All the major news media completely missed the fact that 2015 marks the tenth anniversary of the first time Bruce Campbell, star of the Evil Dead trilogy and other favored works, directed a feature film. I was reminded this evening as I was digging through a stack of old 35mm photos in a beat-up shoebox labeled “2005” and ran across evidence of the time Campbell hosted a special screening here in Indianapolis. And I was there!
Unfortunately that film was Man with the Screaming Brain, an inexpensive B-movie clearly shot in eastern Europe and tailor-made for a Syfy Original Movie airing.
The screening took place at Key Cinemas, which at the time was Indy’s only art-house theater. It was a relic in a time of multiplexes — curtains in front of the screen, hardback chairs that offered no comfort adjustments, painted floor chipping in spots, ceiling tile damage too difficult to fix, lobby walls covered in indie and foreign-film posters, permanent popcorn-butter stench permeating the air and all solid objects, and a skeleton crew (including the owner) who took pride in bringing unusual works to town that all the other theaters deemed too insignificant.
The south side’s Key Cinemas is not to be confused with the north side’s Keystone Art Cinema. Each was located near the north/south poles of Keystone Avenue. Both showed the same sort of rare, unusual, challenging fare. Key Cinemas was around decades before Keystone Art Cinema opened in 2005, the same year as the Screaming Brain event. They coexisted for a short time, but Keystone Art Cinema is located closer to Indy’s upscale intelligentsia and has a full-service bar. The perpetually underfunded Key Cinemas didn’t stand a chance and closed in 2008. Up until then, I’d accumulated fond memories of seeing a couple years’ worth of Oscar-nominated shorts there, a documentary about the Jonestown massacre, a foreign film or two, and so on.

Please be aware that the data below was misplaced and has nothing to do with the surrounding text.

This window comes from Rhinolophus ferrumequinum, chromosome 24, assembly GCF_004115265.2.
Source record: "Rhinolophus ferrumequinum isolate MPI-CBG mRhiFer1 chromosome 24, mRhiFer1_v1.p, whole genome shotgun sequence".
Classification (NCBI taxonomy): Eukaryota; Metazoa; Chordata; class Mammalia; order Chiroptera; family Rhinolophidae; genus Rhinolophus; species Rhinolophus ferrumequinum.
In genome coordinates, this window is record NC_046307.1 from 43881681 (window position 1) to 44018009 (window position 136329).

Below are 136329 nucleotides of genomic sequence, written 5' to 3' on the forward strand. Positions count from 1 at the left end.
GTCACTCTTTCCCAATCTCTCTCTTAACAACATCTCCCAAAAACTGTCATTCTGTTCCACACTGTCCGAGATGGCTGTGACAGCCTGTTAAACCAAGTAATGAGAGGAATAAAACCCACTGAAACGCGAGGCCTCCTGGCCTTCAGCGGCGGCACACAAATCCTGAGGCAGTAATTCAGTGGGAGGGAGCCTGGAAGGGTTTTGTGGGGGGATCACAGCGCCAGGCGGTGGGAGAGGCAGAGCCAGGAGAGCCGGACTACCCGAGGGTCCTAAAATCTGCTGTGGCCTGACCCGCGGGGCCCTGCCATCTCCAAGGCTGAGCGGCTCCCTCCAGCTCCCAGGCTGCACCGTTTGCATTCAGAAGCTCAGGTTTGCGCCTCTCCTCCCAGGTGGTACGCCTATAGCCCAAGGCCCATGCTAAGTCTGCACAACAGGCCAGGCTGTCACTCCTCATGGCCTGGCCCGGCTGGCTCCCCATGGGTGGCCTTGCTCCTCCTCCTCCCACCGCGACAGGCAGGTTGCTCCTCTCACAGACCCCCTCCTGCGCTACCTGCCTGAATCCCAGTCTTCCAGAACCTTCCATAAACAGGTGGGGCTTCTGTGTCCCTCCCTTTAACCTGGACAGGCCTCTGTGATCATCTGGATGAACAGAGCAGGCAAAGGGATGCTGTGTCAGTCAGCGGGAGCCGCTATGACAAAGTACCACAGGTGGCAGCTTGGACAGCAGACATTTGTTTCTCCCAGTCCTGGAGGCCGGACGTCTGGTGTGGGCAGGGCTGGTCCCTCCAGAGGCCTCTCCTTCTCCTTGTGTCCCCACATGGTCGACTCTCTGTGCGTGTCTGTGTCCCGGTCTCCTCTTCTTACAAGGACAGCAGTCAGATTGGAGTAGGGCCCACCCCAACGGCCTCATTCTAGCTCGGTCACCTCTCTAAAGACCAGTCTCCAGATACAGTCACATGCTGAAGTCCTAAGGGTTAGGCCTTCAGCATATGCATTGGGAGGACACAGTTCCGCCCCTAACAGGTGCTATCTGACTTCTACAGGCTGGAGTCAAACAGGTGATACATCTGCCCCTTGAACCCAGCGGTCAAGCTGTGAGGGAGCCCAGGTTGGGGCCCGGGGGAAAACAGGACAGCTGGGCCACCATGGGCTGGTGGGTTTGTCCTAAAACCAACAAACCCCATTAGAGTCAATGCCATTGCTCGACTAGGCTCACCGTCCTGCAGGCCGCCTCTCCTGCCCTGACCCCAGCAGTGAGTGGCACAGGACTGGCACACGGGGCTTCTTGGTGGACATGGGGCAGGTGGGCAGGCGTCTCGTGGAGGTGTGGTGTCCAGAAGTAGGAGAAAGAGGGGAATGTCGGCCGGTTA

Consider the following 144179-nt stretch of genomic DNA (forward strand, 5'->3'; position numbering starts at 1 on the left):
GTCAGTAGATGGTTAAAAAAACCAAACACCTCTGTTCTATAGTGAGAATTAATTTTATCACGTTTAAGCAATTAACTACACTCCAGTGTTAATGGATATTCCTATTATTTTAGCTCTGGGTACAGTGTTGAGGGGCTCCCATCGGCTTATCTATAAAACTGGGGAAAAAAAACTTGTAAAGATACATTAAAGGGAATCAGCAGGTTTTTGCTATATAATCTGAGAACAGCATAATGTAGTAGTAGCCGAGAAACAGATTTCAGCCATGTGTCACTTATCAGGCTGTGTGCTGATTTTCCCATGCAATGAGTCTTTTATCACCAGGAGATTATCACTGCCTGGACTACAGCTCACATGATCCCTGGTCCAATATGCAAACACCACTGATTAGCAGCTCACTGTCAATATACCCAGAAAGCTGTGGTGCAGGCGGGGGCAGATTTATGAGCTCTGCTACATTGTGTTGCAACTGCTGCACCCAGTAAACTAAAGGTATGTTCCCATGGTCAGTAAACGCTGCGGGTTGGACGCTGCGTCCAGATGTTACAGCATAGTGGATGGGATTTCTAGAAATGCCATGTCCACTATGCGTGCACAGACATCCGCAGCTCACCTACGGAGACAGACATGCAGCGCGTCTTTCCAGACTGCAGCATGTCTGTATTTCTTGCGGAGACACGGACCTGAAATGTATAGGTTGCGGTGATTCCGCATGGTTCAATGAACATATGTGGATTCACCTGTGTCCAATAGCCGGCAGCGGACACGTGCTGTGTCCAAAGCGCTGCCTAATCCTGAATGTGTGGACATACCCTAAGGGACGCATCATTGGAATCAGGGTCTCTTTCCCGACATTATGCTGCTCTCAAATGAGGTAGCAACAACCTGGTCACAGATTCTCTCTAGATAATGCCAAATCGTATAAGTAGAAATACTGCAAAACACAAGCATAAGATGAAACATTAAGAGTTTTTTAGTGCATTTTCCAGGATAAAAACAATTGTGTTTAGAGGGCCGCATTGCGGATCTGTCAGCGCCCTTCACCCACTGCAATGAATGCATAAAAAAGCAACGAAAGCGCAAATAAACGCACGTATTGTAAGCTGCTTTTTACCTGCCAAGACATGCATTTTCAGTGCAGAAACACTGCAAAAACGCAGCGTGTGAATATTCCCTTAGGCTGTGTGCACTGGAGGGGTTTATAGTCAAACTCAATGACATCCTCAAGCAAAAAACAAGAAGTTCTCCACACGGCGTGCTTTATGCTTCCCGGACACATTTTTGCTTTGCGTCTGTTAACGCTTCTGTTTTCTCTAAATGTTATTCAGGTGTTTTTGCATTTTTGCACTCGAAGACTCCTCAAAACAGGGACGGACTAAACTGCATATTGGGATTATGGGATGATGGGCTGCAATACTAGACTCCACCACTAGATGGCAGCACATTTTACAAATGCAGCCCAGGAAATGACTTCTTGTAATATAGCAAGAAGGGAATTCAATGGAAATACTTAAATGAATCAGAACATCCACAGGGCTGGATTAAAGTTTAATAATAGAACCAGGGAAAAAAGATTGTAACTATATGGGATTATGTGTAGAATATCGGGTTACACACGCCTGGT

Key Cinemas was, in all reality, the only place appropriate for a Man with the Screaming Brain screening.
Campbell was in high spirits that night. He spoke briefly to the crowd and signed autographs for the largest crowd I ever saw in that place. For signing I brought along a copy of his recently released novel, a wacky roman à clef called Make Love! the Bruce Campbell Way. I got my several seconds with him, same as everyone else. I probably said something stupid. I vaguely recall him saying something about the weather or maybe another small-talk subject. An aide cheerfully took two photos with my camera so I could have souvenirs to treasure and reflect upon in my old age.
Some souvenirs age more gracefully and scan more clearly than others, especially when they don’t involve old technology and a darkened theater. But these could’ve been worse. At that point I’d been dieting since July 2004 and had lost dozens of pounds. Campbell notwithstanding, that’s my favorite aspect of these grainy old pics above all else.
After the autograph line and some more applause, at long last came our feature presentation — directed and co-written by Campbell, and starring Campbell, Ted Raimi, Stacy Keach, and an actress named Tamara Gorski, whose other resumé highlight in my eyes would be a so-so season-1 episode of Angel.
My reaction to the film can be summed up in one word: “Yeesh.”
It may or may not have been telling that, when the credits finished and the house lights came up, Campbell was long gone. One fact remains important above all matters of quality control: for one unique night I had the privilege of meeting Bruce Campbell and supporting independent cinema.